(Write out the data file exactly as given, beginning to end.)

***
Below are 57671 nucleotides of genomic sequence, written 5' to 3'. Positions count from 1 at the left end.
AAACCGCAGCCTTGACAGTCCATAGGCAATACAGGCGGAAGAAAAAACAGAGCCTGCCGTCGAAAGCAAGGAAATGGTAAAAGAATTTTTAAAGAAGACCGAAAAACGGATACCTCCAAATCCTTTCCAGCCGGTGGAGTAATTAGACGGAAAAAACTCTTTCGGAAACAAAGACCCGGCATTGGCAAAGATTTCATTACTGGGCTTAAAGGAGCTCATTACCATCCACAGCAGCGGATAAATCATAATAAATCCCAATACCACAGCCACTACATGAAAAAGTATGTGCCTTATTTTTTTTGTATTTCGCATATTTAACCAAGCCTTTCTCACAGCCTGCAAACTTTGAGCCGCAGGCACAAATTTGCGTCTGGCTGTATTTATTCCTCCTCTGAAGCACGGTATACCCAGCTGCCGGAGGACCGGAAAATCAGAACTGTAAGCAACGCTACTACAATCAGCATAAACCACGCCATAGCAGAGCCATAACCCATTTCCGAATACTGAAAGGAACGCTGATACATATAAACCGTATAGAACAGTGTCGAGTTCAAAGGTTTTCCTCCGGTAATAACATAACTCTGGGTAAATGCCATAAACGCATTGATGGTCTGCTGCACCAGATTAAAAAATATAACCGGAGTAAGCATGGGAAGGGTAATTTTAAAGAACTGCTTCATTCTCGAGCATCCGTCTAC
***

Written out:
Below are 57671 nucleotides of genomic sequence, written 5' to 3'. Positions count from 1 at the left end.
AAACCGCAGCCTTGACAGTCCATAGGCAATACAGGCGGAAGAAAAAACAGAGCCTGCCGTCGAAAGCAAGGAAATGGTAAAAGAATTTTTAAAGAAGACCGAAAAACGGATACCTCCAAATCCTTTCCAGCCGGTGGAGTAATTAGACGGAAAAAACTCTTTCGGAAACAAAGACCCGGCATTGGCAAAGATTTCATTACTGGGCTTAAAGGAGCTCATTACCATCCACAGCAGCGGATAAATCATAATAAATCCCAATACCACAGCCACTACATGAAAAAGTATGTGCCTTATTTTTTTTGTATTTCGCATATTTAACCAAGCCTTTCTCACAGCCTGCAAACTTTGAGCCGCAGGCACAAATTTGCGTCTGGCTGTATTTATTCCTCCTCTGAAGCACGGTATACCCAGCTGCCGGAGGACCGGAAAATCAGAACTGTAAGCAACGCTACTACAATCAGCATAAACCACGCCATAGCAGAGCCATAACCCATTTCCGAATACTGAAAGGAACGCTGATACATATAAACCGTATAGAACAGTGTCGAGTTCAAAGGTTTTCCTCCGGTAATAACATAACTCTGGGTAAATGCCATAAACGCATTGATGGTCTGCTGCACCAGATTAAAAAATATAACCGGAGTAAGCATGGGAAGGGTAATTTTAAAGAACTGCTTCATTCTCGAGCATCCGTCTAC